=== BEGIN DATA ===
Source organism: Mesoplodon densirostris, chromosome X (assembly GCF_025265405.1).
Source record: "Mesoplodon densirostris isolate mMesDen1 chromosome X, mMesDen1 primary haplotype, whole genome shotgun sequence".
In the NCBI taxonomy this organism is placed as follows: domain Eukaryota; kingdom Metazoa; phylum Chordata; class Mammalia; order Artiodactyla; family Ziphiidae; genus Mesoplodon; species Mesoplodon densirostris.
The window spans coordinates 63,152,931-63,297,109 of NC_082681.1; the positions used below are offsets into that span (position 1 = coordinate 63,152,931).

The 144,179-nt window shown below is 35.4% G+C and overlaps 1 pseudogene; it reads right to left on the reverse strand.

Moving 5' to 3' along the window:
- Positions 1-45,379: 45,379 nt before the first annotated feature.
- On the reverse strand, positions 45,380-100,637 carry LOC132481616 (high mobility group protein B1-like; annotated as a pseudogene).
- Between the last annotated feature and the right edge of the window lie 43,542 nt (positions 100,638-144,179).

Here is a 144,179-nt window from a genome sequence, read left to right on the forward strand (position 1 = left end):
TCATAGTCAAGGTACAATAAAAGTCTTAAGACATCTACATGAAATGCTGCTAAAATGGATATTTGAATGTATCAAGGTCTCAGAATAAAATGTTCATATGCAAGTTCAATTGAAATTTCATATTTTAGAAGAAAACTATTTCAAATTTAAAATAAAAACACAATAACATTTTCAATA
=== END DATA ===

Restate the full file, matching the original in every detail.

Source organism: Mesoplodon densirostris, chromosome X (assembly GCF_025265405.1).
Source record: "Mesoplodon densirostris isolate mMesDen1 chromosome X, mMesDen1 primary haplotype, whole genome shotgun sequence".
In the NCBI taxonomy this organism is placed as follows: domain Eukaryota; kingdom Metazoa; phylum Chordata; class Mammalia; order Artiodactyla; family Ziphiidae; genus Mesoplodon; species Mesoplodon densirostris.
The window spans coordinates 63,152,931-63,297,109 of NC_082681.1; the positions used below are offsets into that span (position 1 = coordinate 63,152,931).

The 144,179-nt window shown below is 35.4% G+C and overlaps 1 pseudogene; it reads right to left on the reverse strand.

Moving 5' to 3' along the window:
- Positions 1-45,379: 45,379 nt before the first annotated feature.
- On the reverse strand, positions 45,380-100,637 carry LOC132481616 (high mobility group protein B1-like; annotated as a pseudogene).
- Between the last annotated feature and the right edge of the window lie 43,542 nt (positions 100,638-144,179).

Here is a 144,179-nt window from a genome sequence, read left to right on the forward strand (position 1 = left end):
TCATAGTCAAGGTACAATAAAAGTCTTAAGACATCTACATGAAATGCTGCTAAAATGGATATTTGAATGTATCAAGGTCTCAGAATAAAATGTTCATATGCAAGTTCAATTGAAATTTCATATTTTAGAAGAAAACTATTTCAAATTTAAAATAAAAACACAATAACATTTTCAATA